For example, if you are in our history class, our teacher, Elly, uses music, digital media, art within her history lesson. So our kids do not do well learning by the textbook. A lot of us are understanding as the education system and the needs evolve in the country, experiential learning is becoming a bigger deal. We've been doing that for 18 years. And that works with our kids. Hence the need to have a longer class period time to have those activities be that much more meaningful to our kids.
So when you come in in the morning, our kids are greeted by at least two staff people. They sign in. It is "Hi, how are you? What is going on? Go get some breakfast.'
Then classes begin. There are small break times in between. Then at 12:30 we have that special lunch. Some of our kids the class period before the lunchtime is culinary. So they'll be in the kitchen with our chef, Sabina, cooking the meal for everyone. So the kids cook the meal and serve the meal.
At our tables, there is no cliques. Every single week, you are assigned a table with 3-4 different people and a staff person. So you are learning to get along with all of your classmates with all of your differences. We put our kids in situations where they end up learning that there are more similarities between them then differences.
After lunch, class period continues. At times, because we are such a community, we will have days where it is a clean up the garden day, and we are all in the back together, cleaning up the garden, music, dancing around, helping, and having a community wide service project. So we do plenty of that and we are also taking our kids out in the city and exposing them to different companies and career paths. We are able to pivot in a number of directions. It never becomes stale.
Our COO says it well--our teachers love working at LLA because they can be their own entrepreneurs and create special environments in their class and have a lot more freedom than a typical teacher does in the general school system.
A: From a curriculum perspective, they have the freedom to create sort of what they view would be most effectively learned using what ever different mediums or is there still specific guidelines that they have to follow?
Katherine: We meet the state standards. We have the traditional requirements that every school n the state has, but our teachers basically take that and integrate experiential learning and create their own activities and lesson plans to be able to teach our kids through a different avenue.
We have textbooks. We have a library. We have the traditional educational tools, but we have our teachers layer on their own creative angle to things.
A: Se we heard some stories of some kids that have come through and been transformed. How about some of the faculty over the years?
Katherine: What is remarkable is that we have an unbelievable retention rate. Our teachers do not leave. Most of our staff has been there 12 plus years. Right now, SFUSD is advertising on the news bonuses to try to recruit teachers into the system. There is a huge problem and I think that goes on in many other cities across the country. We are never in a situation where we are sitting there making class schedules during the summer and we need to fill a staff position.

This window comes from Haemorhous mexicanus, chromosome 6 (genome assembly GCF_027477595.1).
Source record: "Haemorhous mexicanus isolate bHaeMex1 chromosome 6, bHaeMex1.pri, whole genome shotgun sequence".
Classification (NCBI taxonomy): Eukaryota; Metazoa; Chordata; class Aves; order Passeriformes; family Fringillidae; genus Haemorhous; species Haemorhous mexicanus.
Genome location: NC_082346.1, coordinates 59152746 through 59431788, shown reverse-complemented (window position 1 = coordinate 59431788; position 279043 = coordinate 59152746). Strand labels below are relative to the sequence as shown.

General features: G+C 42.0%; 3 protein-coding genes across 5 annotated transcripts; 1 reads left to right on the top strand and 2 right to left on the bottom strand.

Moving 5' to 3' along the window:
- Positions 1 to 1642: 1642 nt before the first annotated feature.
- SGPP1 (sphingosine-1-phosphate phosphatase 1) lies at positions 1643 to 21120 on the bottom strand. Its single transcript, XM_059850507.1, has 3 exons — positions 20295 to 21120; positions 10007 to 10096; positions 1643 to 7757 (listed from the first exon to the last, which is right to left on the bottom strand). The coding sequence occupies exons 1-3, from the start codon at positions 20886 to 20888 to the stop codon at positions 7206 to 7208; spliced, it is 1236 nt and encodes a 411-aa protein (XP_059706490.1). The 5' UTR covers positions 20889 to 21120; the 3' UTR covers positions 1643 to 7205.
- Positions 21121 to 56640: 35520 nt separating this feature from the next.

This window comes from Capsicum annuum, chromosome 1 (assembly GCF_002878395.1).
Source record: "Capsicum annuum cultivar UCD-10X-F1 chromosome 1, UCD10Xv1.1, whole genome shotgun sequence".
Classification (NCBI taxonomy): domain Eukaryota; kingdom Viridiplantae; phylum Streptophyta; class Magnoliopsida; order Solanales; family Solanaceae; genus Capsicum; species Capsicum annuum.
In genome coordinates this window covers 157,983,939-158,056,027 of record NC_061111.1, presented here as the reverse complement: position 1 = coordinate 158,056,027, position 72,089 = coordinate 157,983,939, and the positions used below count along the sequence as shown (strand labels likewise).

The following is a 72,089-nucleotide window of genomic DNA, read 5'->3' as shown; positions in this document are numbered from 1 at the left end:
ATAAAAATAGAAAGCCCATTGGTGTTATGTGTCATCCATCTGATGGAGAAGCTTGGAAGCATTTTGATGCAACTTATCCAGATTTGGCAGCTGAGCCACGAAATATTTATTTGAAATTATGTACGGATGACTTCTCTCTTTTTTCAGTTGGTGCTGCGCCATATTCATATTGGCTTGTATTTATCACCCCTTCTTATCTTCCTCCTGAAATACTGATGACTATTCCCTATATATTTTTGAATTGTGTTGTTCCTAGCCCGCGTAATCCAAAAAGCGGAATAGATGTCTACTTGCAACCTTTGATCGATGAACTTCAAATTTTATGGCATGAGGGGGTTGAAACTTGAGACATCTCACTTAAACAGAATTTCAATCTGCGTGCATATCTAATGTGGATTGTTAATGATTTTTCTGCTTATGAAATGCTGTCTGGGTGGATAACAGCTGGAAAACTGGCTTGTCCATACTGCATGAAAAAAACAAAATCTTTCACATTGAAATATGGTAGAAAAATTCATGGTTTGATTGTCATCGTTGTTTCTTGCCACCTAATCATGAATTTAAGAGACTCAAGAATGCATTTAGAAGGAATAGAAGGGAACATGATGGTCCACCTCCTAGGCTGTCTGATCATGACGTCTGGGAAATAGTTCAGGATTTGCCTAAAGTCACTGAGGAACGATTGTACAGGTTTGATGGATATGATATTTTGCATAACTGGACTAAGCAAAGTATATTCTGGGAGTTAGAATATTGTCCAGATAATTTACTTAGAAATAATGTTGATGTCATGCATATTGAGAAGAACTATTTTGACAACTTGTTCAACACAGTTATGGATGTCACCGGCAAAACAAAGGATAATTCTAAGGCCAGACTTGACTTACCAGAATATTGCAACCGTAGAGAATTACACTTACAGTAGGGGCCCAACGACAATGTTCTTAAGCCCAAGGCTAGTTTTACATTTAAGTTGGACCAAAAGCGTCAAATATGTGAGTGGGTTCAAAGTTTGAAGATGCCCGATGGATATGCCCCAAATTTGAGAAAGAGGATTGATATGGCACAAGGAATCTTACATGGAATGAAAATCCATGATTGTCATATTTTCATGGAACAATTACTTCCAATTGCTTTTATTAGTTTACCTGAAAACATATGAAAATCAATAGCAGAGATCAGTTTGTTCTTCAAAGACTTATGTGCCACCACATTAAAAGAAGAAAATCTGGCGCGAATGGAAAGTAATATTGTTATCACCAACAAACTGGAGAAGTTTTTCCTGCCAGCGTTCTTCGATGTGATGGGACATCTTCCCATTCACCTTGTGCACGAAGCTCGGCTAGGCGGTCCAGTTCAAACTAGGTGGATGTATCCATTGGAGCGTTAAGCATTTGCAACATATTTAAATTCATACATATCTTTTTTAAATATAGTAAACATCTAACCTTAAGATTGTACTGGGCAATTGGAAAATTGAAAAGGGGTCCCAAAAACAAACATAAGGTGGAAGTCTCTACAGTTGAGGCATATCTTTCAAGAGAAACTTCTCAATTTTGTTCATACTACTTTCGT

Everyone gets back August 1st and prepares for those kids to get back. It is really special. It is another special component to LLA.
A: Do you guys have after-school programs as well?
Katherine: We don't. There are many kids that have service projects and things that need to be cleaned up around the school. We definitely have one off opportunities. Our workforce director works to not only have every kid out on Fridays on internships, but also encourages our kids to pursue employment, so many of our kids have a part-time job after school.
A: How do you guys set up the internship programs for the kids?
Katherine: We have a network of over 40 community partners. Everything from mom and pop businesses to corporations like Linkdin that have bought into what we are doing at LLA. And they have to create their own diverse pipelines of talent. So it is a win-win for the business community and for LLA.
And we have a job success class that supports these kids. So we are not just sending these kids out to an internship and saying, "All right go." We are taking them back in and telling them, "You can't have you phone out. You can't be doing social media. You have to be dressed professionally. Look people in the eyes." All of those soft skills that we need to teach, and we have a specific class called "Job Success" where we do that. We prep and then we debrief with the kids.
It is interesting because I've worked within the non-profit industry for about 12 years and have seen a lot of workforce development programs. At LLA, we started two weeks ago. And on the first Friday of that week, workforce starts. So there is no sitting around, we just get to work, which is pretty remarkable. So second week of school, yesterday, we had maybe 6 kids in the building doing on-site internships because our newer kids learn those soft skills and work within the school to have an extra layer of supervision from our staff. Everyone else what out at their internship placement or interviewing.
A: I wanted to deeply thank everyone for joining us on the call, especially to Teri and Katherine for sharing the wonderful work that you are doing, and to you Lynn for guiding us through that conversation.
Katherine: We need everyone to go to LLAbuild.org and watch the overview video we have and meet and hear from some of our kids that Teri referenced today. Share that website out. We need everyone to take the 30 seconds and put something on your Facebook and tag LLASF and LLABuild and friend Teri on Facebook and follow her on Twitter. She is talking and posting almost everyday.
T: But I don't Tweet very well. [laughter]
A: Thank you so much.
About Awakin Calls
Awakin Call is a weekly conference call that anyone from around the world can dial into. It is completely free, without any ads or solicitation. Each call features a unique theme and an inspiring guest speaker. Read more ...
Subscribe To Newsletter
To stay updated about guest announcements, fresh content, and other inspiring tidbits, subscribe below and we'll send you a weekly email.